The Global Switch to Renewable Energy

In spite of the Fukushima disaster, the Japanese government is planning to restart those of the country’s nuclear power plants that are currently down for maintenance and stress tests as well as to extend the maximum lifetime of Japanese nuclear reactors to sixty years. That’s a lot longer than the nuclear reactor lifetime extensions pushed by the Merkel government in Germany and then hastily withdrawn once public opposition to nuclear power exploded after Fukushima. But even in overwhelmingly pro-nuclear Japan, opposition is growing.

Meanwhile the phaseout of nuclear and fossil power is continuing elsewhere in the world. For example, Scotland is aiming for 100 percent renewable energy by 2020, supplied mainly by on and offshore windfarms as well as tidal and wave power.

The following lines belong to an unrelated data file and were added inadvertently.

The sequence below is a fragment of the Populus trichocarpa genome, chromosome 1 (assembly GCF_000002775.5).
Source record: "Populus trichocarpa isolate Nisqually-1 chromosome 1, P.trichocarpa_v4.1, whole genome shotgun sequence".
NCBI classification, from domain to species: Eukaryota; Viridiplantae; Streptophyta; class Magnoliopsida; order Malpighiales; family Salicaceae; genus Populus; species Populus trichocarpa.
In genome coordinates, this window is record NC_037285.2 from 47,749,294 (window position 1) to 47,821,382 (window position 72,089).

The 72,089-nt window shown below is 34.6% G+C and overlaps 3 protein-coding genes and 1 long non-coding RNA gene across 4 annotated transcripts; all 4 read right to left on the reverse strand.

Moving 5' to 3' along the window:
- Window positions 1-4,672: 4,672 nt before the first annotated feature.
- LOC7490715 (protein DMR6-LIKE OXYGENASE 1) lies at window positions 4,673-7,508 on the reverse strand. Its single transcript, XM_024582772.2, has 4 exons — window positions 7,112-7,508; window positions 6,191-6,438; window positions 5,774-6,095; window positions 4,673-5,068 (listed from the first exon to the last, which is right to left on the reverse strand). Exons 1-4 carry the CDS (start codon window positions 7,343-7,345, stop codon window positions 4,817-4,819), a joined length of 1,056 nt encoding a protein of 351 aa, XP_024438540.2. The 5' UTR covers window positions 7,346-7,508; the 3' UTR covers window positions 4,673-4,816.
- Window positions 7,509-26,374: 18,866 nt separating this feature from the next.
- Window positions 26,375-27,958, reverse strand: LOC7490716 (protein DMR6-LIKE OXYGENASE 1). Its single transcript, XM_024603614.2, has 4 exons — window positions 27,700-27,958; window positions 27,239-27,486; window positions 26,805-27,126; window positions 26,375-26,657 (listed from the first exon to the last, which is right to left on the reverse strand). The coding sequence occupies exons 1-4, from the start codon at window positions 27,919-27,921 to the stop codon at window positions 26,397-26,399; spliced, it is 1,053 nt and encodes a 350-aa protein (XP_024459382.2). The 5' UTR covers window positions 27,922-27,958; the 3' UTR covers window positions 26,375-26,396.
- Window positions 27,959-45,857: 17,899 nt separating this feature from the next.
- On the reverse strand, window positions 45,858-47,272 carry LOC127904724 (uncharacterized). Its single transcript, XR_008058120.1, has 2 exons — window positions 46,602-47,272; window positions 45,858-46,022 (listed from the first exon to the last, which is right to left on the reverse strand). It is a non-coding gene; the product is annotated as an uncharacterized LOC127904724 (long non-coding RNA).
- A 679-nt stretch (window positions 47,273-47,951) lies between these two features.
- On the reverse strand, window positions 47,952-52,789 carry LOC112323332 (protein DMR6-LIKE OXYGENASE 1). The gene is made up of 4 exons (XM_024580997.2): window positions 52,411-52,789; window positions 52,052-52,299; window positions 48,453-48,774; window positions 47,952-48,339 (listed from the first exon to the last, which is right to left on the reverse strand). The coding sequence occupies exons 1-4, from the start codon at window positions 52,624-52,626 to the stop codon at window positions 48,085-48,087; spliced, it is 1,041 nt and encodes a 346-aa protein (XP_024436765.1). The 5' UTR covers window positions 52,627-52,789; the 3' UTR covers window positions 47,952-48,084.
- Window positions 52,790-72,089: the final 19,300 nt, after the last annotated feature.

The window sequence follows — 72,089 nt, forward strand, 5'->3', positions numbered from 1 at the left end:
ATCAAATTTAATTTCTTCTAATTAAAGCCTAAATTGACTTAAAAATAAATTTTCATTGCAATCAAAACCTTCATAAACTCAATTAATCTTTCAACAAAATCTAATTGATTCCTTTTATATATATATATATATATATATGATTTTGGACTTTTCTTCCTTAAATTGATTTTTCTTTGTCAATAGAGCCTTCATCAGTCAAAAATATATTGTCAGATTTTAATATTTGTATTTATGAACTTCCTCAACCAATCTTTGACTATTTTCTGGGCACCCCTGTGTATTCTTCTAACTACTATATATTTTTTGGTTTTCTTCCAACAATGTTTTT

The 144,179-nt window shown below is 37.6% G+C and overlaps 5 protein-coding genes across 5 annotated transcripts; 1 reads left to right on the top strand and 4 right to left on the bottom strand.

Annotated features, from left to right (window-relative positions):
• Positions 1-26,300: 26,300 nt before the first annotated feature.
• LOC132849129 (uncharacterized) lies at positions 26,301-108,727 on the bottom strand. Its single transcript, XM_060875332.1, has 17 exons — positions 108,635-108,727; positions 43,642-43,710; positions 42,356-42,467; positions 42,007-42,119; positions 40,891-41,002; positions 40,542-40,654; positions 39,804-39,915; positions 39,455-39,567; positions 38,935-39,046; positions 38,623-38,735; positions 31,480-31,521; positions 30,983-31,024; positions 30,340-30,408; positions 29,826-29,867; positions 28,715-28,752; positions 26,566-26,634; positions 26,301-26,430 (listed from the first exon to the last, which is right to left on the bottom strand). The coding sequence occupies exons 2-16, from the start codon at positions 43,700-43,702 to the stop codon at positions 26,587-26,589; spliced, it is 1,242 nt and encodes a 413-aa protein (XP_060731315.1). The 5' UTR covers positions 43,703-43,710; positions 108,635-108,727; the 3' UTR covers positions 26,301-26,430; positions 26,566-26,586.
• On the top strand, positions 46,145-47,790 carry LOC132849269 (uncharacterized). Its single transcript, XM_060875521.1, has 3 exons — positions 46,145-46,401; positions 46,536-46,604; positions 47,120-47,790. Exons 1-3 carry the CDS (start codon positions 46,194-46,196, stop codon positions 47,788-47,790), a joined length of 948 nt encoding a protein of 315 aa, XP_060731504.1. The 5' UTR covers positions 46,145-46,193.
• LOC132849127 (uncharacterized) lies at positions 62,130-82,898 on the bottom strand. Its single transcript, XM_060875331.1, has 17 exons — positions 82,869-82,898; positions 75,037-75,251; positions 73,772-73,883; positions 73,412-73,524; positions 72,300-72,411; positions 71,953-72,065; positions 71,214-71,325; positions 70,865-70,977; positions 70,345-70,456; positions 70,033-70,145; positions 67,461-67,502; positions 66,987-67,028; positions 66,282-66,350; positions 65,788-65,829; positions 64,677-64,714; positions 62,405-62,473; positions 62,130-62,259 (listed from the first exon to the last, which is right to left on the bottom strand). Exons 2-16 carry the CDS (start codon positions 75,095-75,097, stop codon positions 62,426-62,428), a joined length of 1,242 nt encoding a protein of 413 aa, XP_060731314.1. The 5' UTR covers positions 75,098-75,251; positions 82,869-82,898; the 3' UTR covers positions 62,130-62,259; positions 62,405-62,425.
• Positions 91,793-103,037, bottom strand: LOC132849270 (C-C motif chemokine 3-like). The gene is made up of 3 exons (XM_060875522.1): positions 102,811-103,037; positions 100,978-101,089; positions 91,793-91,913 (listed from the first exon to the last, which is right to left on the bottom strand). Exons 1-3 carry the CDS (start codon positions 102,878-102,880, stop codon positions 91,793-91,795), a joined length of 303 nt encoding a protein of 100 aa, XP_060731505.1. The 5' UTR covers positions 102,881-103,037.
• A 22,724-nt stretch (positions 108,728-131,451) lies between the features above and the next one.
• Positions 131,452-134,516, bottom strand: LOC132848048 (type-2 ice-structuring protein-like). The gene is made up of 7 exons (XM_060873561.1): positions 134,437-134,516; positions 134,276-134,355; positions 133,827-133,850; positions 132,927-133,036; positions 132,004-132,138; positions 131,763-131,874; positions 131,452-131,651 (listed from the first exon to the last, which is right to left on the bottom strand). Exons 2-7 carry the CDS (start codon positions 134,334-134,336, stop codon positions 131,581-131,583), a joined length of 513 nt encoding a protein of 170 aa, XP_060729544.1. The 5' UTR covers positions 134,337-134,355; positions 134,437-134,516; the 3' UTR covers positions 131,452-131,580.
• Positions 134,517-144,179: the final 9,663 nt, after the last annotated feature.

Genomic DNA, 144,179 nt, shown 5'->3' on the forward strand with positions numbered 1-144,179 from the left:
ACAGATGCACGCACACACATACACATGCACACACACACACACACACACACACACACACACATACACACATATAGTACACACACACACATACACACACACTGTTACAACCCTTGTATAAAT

Germany is also well on the way to phase out nuclear power. The share of renewable energy is currently at twenty percent and growing. More importantly, 51 percent of all renewable energy in Germany is generated not by power companies but by private citizens and farmers, i.e. people like us. Indeed, the decentralization of energy generation is another great advantage of the switch to renewable energy, albeit one that’s rarely mentioned.

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